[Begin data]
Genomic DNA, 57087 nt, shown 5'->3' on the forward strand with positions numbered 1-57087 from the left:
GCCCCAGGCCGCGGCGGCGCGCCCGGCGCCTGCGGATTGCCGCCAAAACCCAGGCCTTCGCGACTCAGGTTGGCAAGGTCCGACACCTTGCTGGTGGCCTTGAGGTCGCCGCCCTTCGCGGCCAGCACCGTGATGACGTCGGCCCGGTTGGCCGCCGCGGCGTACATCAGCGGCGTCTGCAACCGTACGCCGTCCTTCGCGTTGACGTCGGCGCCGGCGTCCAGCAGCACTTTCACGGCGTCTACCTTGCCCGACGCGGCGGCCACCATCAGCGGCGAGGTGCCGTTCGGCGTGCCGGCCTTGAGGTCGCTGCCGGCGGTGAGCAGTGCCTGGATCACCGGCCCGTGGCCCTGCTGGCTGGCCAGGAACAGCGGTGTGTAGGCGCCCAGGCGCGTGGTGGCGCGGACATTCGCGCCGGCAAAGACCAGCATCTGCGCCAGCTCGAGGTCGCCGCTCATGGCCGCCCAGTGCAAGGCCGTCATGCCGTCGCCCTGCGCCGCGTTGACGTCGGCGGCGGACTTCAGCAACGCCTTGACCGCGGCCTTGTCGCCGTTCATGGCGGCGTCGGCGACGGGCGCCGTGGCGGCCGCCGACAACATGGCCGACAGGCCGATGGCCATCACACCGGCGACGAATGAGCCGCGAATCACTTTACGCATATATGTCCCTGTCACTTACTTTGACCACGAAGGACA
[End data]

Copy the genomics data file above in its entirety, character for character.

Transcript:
Genomic DNA, 57087 nt, shown 5'->3' on the forward strand with positions numbered 1-57087 from the left:
GCCCCAGGCCGCGGCGGCGCGCCCGGCGCCTGCGGATTGCCGCCAAAACCCAGGCCTTCGCGACTCAGGTTGGCAAGGTCCGACACCTTGCTGGTGGCCTTGAGGTCGCCGCCCTTCGCGGCCAGCACCGTGATGACGTCGGCCCGGTTGGCCGCCGCGGCGTACATCAGCGGCGTCTGCAACCGTACGCCGTCCTTCGCGTTGACGTCGGCGCCGGCGTCCAGCAGCACTTTCACGGCGTCTACCTTGCCCGACGCGGCGGCCACCATCAGCGGCGAGGTGCCGTTCGGCGTGCCGGCCTTGAGGTCGCTGCCGGCGGTGAGCAGTGCCTGGATCACCGGCCCGTGGCCCTGCTGGCTGGCCAGGAACAGCGGTGTGTAGGCGCCCAGGCGCGTGGTGGCGCGGACATTCGCGCCGGCAAAGACCAGCATCTGCGCCAGCTCGAGGTCGCCGCTCATGGCCGCCCAGTGCAAGGCCGTCATGCCGTCGCCCTGCGCCGCGTTGACGTCGGCGGCGGACTTCAGCAACGCCTTGACCGCGGCCTTGTCGCCGTTCATGGCGGCGTCGGCGACGGGCGCCGTGGCGGCCGCCGACAACATGGCCGACAGGCCGATGGCCATCACACCGGCGACGAATGAGCCGCGAATCACTTTACGCATATATGTCCCTGTCACTTACTTTGACCACGAAGGACA